Triage Line: Keep Us In Mind for Bee Stings

Along with spring time, come the bees. Imagine… It’s a beautiful, warm and sunny day. Your children are laughing and playing outside. All of a sudden you hear a scream! Someone has stepped on a bee and was stung. You are listening to your child crying in pain while trying to figure out what to do to help. As a nurse that has taken her share of triage calls about bees, I can give you some tips to help along the way.

First, if your child has a known bee allergy, please follow the advice your provider has given you for when your child has been stung. If your child has no known bee allergy, then priority one is to calm the situation. Tell them they have been stung by a bee. Give your child a big hug to assure everything is going to be ok, because you are going to help.

Second, it is useful to count the number of stings your child received. If there are more than 5, please call our office for advice.

Third, look for the stinger at the site. If it is still attached, remove it using a fingernail or credit card edge. You may apply a paste made by adding a small amount of water to either meat tenderizer or baking soda. If neither of these is handy, you can try an aluminum-based deodorant. Either way, apply and leave for 20 minutes. As a backup, a 10 minute cold compress of ice can also be helpful.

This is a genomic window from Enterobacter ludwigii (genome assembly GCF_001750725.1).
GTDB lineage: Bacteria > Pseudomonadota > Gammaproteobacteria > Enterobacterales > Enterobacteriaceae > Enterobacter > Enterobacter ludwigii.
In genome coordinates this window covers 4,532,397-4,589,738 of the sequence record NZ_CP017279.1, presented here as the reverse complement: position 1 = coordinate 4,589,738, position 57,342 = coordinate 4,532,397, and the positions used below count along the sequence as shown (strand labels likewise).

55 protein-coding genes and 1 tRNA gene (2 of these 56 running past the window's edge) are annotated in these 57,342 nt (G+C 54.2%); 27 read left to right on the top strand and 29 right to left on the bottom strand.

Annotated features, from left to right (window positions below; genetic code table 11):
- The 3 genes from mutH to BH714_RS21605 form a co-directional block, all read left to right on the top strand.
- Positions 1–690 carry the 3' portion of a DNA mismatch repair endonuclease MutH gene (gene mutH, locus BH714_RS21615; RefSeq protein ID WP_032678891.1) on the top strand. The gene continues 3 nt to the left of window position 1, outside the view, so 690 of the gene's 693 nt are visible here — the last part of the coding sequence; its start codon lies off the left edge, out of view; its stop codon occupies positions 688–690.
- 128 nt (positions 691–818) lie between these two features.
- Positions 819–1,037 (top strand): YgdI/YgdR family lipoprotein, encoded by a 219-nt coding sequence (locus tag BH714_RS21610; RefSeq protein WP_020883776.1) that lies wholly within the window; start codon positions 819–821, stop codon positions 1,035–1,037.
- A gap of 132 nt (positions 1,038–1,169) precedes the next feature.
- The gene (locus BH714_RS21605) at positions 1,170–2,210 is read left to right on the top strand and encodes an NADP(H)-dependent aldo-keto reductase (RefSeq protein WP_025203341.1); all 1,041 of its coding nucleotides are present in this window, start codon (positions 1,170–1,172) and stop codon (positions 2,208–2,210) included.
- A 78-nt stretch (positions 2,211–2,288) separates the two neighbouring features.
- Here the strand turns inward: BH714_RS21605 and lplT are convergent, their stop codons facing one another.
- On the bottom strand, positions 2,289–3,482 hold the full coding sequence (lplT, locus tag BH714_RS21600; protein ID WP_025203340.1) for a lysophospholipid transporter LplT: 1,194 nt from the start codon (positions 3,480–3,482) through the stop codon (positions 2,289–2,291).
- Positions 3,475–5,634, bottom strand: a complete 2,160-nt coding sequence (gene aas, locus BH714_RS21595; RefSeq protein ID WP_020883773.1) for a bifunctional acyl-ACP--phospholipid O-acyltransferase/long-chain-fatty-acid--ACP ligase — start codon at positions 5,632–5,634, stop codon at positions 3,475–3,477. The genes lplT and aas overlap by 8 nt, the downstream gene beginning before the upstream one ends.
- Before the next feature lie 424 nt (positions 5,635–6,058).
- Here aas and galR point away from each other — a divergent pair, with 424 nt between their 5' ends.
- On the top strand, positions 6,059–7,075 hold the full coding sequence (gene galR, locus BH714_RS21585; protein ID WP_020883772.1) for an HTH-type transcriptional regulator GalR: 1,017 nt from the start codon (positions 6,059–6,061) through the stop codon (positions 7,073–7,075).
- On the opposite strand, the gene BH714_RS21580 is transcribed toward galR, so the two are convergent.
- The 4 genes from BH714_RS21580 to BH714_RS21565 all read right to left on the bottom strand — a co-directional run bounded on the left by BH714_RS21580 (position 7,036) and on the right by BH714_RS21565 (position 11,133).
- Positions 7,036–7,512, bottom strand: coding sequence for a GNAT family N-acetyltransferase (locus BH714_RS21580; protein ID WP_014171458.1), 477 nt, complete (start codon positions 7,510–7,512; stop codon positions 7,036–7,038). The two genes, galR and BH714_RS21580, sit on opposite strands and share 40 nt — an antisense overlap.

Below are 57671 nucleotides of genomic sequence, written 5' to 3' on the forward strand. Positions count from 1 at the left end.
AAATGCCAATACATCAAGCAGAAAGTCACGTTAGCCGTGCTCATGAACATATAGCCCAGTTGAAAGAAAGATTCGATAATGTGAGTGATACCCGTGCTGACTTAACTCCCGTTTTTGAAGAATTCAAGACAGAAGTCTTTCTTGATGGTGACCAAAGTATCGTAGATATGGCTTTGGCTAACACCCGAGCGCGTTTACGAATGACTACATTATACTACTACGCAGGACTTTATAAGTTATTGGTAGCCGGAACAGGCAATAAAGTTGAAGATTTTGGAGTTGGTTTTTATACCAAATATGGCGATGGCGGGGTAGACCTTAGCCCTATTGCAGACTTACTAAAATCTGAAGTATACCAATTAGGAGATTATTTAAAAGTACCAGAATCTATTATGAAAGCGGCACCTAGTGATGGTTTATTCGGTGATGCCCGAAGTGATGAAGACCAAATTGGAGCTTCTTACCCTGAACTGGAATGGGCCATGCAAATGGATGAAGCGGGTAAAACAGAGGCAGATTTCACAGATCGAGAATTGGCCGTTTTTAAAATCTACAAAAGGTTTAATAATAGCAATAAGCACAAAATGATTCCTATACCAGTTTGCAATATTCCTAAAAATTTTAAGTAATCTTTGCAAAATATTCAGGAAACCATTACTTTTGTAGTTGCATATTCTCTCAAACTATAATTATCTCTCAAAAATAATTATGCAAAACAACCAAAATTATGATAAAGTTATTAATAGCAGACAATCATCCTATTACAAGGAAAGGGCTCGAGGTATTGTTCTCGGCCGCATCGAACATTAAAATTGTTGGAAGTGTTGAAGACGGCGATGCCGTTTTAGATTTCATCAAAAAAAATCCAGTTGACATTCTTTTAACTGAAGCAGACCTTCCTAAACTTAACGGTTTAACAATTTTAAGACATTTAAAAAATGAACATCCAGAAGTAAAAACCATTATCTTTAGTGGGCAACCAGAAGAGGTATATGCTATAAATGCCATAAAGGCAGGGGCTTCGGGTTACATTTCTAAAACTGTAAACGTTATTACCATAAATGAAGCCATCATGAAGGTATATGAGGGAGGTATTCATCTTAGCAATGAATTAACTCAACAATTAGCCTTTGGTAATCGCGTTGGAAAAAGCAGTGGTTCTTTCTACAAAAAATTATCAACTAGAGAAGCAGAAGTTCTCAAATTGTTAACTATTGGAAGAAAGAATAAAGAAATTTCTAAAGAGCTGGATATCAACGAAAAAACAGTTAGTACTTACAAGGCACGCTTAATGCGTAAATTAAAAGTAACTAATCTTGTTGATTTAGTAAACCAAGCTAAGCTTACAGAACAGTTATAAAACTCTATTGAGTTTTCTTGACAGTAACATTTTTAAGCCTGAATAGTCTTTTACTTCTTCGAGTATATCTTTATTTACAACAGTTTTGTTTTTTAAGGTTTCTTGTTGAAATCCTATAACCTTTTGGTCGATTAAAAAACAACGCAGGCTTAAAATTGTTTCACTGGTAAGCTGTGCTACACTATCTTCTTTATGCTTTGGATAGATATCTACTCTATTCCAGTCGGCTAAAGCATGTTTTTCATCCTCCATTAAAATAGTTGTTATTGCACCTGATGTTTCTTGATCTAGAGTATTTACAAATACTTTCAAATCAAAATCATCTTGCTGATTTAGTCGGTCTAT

You may give Tylenol or Motrin if the sting continues to hurt. If the sting becomes itchy, you may give an antihistamine oral dose or you may apply hydrocortisone cream to the affected site. Please call the triage line for dosing amounts if dosing instructions are not available. Please note that the pain can last for 1-2 hours. Itching usually follows. You will normally see redness and swelling at the site that may increase for up to 24 hours after the sting. Redness may last for up to 3 days and swelling for up to 7 days.

Call the office if the sting looks infected. Infection symptoms include streaking, swelling and/or redness that increases or doesn’t start until 24-48 hours after the sting. The first 24 hours is due to venom.

Anaphylactic (allergic) reactions will always occur within 2 hour period of the sting. If you see any of these symptoms, call 911. Symptoms include difficulty breathing, cough, tightness in throat or chest, difficulty swallowing, speech or thought confused and fainting or too weak to stand. Also, hives may come before an anaphylactic reaction. If you see hives with no breathing issues, please call the triage line for advice.

At Growing Child Pediatrics, our triage nurses are always here for you. Don’t forget, if you have any questions about bee stings to vaccines to sun screen, please keep our Triage Line in Mind.

Tammy Seagroves, RN Clinical Director
Resource -Barton Schmitt- Pediatric Telephone Protocols: Office Version